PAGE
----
Satrap of Egypt
|Pharaoh||Cambyses II to Darius I|
When king Cambyses II defeated pharaoh Psamtik III at the battle of Pelusium (525 BCE), Egypt became a satrapy of the Achaemenid empire, and Aryandes was appointed satrap shortly after. In 522 BCE, Aryandes was overthrown due to a revolt against the Achaemenid rule led by a native Egyptian pharaoh, Petubastis III. The rebellion was personally quelled by the new king Darius I during his expedition to Egypt in 518 BCE, and Aryandes reinstated. The satrap then attempted to subjugate Libya with poor results.
Around 496 BCE, Aryandes fell out of favour with Darius I and was deposed and replaced by Pherendates. The reason for this decision is unknown, with Polyaenus claiming that the satrap started minting his own silver coinage, thus irritating the king. It appears more likely that Darius had real concerns of a declaration of independence by Aryandes for his satrapy.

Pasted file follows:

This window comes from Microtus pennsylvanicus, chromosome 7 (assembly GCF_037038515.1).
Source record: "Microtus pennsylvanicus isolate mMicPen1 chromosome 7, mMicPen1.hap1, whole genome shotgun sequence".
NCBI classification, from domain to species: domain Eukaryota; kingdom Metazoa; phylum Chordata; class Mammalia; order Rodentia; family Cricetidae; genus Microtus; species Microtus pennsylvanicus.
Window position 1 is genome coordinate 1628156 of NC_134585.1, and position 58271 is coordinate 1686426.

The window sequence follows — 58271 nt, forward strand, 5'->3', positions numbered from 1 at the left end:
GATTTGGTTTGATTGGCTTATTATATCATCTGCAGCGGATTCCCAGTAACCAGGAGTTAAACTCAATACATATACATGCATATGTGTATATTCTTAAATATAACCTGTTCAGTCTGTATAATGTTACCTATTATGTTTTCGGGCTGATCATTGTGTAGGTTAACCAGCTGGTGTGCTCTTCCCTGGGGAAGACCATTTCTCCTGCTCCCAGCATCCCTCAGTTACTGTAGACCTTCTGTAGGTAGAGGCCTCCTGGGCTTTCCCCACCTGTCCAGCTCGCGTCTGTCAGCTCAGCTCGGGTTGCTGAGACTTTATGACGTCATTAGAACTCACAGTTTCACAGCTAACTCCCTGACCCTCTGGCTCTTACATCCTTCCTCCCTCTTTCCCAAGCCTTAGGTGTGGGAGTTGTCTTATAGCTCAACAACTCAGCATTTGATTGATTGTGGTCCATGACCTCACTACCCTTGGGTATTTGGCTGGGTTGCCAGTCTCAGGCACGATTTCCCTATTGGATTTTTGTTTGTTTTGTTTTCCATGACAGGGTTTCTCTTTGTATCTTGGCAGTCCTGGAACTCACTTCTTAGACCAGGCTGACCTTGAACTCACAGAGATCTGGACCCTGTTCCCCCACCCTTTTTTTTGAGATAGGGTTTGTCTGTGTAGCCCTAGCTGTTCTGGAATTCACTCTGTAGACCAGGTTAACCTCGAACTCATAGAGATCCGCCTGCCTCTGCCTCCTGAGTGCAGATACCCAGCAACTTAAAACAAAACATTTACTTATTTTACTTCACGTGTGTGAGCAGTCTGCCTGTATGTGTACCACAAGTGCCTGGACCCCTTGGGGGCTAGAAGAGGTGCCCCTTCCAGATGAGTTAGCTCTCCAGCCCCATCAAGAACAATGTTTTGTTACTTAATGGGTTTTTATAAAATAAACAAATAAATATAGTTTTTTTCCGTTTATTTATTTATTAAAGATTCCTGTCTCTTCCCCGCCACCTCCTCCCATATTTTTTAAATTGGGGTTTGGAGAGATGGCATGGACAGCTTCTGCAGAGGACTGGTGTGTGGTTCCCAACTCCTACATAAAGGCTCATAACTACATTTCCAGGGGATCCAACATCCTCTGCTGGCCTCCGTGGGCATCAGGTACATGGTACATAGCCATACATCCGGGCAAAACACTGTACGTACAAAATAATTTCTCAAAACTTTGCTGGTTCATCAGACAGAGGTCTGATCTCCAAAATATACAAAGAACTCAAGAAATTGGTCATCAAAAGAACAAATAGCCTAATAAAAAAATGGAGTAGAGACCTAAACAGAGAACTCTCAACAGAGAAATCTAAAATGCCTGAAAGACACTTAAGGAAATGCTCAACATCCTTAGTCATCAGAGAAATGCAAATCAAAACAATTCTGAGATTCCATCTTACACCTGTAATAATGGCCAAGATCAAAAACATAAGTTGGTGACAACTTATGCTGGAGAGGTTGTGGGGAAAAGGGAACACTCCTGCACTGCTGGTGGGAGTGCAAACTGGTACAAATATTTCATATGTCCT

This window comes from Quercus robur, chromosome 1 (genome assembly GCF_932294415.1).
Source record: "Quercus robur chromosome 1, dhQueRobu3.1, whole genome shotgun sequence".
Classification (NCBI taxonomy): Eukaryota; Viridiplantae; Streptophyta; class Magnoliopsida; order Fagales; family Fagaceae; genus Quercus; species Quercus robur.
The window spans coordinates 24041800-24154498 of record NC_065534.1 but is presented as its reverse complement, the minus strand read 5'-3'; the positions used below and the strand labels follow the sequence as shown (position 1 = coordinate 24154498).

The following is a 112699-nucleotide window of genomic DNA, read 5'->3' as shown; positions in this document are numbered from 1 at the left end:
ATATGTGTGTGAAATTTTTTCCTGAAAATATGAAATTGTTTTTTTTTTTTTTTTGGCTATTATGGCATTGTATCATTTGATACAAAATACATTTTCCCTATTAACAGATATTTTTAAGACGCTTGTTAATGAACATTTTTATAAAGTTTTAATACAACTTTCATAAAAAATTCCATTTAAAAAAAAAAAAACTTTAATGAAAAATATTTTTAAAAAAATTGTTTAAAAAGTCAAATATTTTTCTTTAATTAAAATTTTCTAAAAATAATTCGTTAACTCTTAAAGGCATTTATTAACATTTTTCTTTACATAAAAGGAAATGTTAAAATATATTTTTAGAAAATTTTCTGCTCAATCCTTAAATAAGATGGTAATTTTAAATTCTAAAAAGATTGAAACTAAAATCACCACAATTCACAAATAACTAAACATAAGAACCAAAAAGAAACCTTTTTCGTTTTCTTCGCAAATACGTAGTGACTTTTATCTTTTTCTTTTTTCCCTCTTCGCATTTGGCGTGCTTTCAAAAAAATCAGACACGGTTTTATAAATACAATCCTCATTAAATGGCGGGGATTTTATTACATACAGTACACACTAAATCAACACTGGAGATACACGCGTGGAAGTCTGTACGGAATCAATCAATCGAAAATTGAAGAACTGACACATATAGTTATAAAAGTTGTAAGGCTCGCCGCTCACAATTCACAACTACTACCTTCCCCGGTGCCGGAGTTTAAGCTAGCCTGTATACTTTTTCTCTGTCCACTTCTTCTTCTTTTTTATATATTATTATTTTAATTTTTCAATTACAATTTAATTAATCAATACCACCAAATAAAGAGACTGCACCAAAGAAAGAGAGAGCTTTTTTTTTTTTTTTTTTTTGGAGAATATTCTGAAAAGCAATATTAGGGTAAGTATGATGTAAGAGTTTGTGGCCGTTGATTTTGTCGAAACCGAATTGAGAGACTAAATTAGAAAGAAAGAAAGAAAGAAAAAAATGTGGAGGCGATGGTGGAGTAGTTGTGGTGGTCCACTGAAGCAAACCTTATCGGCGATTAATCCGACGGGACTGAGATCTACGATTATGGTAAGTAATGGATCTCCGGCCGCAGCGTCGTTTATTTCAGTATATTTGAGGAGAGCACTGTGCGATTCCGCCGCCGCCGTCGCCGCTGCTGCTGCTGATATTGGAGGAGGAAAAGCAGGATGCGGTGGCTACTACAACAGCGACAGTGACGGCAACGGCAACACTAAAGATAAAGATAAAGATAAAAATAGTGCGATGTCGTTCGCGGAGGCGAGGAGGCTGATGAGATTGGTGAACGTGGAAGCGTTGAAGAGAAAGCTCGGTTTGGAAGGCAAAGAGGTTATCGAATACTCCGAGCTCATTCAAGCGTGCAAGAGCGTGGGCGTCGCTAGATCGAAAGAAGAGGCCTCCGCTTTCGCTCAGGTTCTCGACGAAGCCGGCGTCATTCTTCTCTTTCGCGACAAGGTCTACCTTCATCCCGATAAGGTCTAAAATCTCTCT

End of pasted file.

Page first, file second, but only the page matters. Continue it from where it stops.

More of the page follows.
- Milne, J.G. (1936). "The Silver of Aryandes". Journal of Egyptian Archaeology. 24: 245–6.
- ARYANDES at the Encyclopædia Iranica.
| Satrap of Egypt
c.525 – 522 BCE
518 – c.496 BCE